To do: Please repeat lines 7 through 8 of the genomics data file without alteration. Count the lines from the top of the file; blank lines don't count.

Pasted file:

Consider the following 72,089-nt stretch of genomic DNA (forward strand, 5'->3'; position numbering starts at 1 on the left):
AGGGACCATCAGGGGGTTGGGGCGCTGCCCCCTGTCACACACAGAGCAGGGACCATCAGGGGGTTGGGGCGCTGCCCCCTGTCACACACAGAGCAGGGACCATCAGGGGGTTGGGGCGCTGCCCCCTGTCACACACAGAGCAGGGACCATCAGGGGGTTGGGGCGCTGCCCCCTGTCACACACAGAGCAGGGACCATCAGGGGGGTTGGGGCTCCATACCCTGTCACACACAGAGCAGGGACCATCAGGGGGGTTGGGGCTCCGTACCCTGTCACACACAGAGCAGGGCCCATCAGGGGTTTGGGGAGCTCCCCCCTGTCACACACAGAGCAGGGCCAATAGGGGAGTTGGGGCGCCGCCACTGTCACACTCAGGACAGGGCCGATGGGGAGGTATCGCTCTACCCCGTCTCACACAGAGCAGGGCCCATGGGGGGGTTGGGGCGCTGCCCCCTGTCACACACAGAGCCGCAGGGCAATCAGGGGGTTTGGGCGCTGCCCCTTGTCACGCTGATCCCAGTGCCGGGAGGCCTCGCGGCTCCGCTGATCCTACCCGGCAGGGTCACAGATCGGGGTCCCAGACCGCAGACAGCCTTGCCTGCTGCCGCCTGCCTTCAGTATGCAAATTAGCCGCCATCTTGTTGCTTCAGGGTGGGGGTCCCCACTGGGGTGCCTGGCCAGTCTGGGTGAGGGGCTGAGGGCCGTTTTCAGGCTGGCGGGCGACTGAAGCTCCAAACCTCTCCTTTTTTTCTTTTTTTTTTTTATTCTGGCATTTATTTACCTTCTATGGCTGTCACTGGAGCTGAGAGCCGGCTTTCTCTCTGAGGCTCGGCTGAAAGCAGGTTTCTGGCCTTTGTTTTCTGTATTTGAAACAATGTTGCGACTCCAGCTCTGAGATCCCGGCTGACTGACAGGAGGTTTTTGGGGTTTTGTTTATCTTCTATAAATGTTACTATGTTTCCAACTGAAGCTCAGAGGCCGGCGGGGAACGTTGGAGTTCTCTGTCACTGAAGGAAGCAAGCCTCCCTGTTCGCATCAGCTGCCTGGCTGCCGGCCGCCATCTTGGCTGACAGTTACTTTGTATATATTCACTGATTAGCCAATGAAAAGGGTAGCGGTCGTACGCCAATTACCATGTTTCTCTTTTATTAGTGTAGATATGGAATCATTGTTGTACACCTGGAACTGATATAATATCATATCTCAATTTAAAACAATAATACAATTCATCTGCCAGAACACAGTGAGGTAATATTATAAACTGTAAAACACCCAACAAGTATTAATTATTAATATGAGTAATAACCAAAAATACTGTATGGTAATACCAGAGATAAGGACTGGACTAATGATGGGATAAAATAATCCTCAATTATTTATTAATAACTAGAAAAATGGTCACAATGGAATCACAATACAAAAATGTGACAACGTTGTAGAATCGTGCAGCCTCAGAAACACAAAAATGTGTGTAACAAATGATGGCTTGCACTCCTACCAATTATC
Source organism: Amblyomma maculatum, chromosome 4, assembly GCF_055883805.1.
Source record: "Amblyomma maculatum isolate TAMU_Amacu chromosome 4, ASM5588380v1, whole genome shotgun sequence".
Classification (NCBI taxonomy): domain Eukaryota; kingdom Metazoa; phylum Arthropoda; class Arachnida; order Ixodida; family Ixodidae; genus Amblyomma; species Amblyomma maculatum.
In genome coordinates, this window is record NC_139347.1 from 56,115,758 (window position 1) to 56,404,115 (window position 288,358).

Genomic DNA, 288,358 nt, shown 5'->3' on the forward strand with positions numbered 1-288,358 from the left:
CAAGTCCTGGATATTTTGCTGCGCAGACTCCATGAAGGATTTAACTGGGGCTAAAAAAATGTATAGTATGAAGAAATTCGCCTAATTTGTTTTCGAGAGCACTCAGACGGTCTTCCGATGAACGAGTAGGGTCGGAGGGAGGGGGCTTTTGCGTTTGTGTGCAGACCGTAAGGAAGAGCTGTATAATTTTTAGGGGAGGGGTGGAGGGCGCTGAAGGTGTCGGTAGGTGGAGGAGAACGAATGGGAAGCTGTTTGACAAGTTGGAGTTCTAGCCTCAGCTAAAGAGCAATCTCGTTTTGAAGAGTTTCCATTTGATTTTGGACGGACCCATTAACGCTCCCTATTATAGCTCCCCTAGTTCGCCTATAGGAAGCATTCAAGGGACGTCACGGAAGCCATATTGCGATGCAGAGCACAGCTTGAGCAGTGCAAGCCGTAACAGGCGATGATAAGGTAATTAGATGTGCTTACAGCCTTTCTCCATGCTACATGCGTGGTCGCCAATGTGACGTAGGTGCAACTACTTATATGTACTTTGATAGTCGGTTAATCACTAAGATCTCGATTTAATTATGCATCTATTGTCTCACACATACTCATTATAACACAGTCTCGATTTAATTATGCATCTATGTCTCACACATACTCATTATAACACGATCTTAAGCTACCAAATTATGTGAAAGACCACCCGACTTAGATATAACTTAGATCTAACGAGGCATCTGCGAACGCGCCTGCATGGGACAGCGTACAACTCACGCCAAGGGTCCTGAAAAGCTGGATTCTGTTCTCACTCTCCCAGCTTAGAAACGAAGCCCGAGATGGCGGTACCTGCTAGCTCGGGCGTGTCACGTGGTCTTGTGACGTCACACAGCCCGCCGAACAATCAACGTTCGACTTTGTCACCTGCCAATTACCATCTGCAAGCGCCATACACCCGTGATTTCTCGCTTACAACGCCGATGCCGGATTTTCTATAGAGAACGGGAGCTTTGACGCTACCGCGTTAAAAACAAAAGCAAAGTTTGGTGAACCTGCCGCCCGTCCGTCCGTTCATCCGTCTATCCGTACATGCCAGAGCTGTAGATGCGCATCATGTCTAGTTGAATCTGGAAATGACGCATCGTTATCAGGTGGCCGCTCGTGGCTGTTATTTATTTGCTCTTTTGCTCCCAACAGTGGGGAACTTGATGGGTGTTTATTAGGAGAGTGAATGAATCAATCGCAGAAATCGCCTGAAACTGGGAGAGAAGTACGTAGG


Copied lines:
Genomic DNA, 288,358 nt, shown 5'->3' on the forward strand with positions numbered 1-288,358 from the left:
CAAGTCCTGGATATTTTGCTGCGCAGACTCCATGAAGGATTTAACTGGGGCTAAAAAAATGTATAGTATGAAGAAATTCGCCTAATTTGTTTTCGAGAGCACTCAGACGGTCTTCCGATGAACGAGTAGGGTCGGAGGGAGGGGGCTTTTGCGTTTGTGTGCAGACCGTAAGGAAGAGCTGTATAATTTTTAGGGGAGGGGTGGAGGGCGCTGAAGGTGTCGGTAGGTGGAGGAGAACGAATGGGAAGCTGTTTGACAAGTTGGAGTTCTAGCCTCAGCTAAAGAGCAATCTCGTTTTGAAGAGTTTCCATTTGATTTTGGACGGACCCATTAACGCTCCCTATTATAGCTCCCCTAGTTCGCCTATAGGAAGCATTCAAGGGACGTCACGGAAGCCATATTGCGATGCAGAGCACAGCTTGAGCAGTGCAAGCCGTAACAGGCGATGATAAGGTAATTAGATGTGCTTACAGCCTTTCTCCATGCTACATGCGTGGTCGCCAATGTGACGTAGGTGCAACTACTTATATGTACTTTGATAGTCGGTTAATCACTAAGATCTCGATTTAATTATGCATCTATTGTCTCACACATACTCATTATAACACAGTCTCGATTTAATTATGCATCTATGTCTCACACATACTCATTATAACACGATCTTAAGCTACCAAATTATGTGAAAGACCACCCGACTTAGATATAACTTAGATCTAACGAGGCATCTGCGAACGCGCCTGCATGGGACAGCGTACAACTCACGCCAAGGGTCCTGAAAAGCTGGATTCTGTTCTCACTCTCCCAGCTTAGAAACGAAGCCCGAGATGGCGGTACCTGCTAGCTCGGGCGTGTCACGTGGTCTTGTGACGTCACACAGCCCGCCGAACAATCAACGTTCGACTTTGTCACCTGCCAATTACCATCTGCAAGCGCCATACACCCGTGATTTCTCGCTTACAACGCCGATGCCGGATTTTCTATAGAGAACGGGAGCTTTGACGCTACCGCGTTAAAAACAAAAGCAAAGTTTGGTGAACCTGCCGCCCGTCCGTCCGTTCATCCGTCTATCCGTACATGCCAGAGCTGTAGATGCGCATCATGTCTAGTTGAATCTGGAAATGACGCATCGTTATCAGGTGGCCGCTCGTGGCTGTTATTTATTTGCTCTTTTGCTCCCAACAGTGGGGAACTTGATGGGTGTTTATTAGGAGAGTGAATGAATCAATCGCAGAAATCGCCTGAAACTGGGAGAGAAGTACGTAGG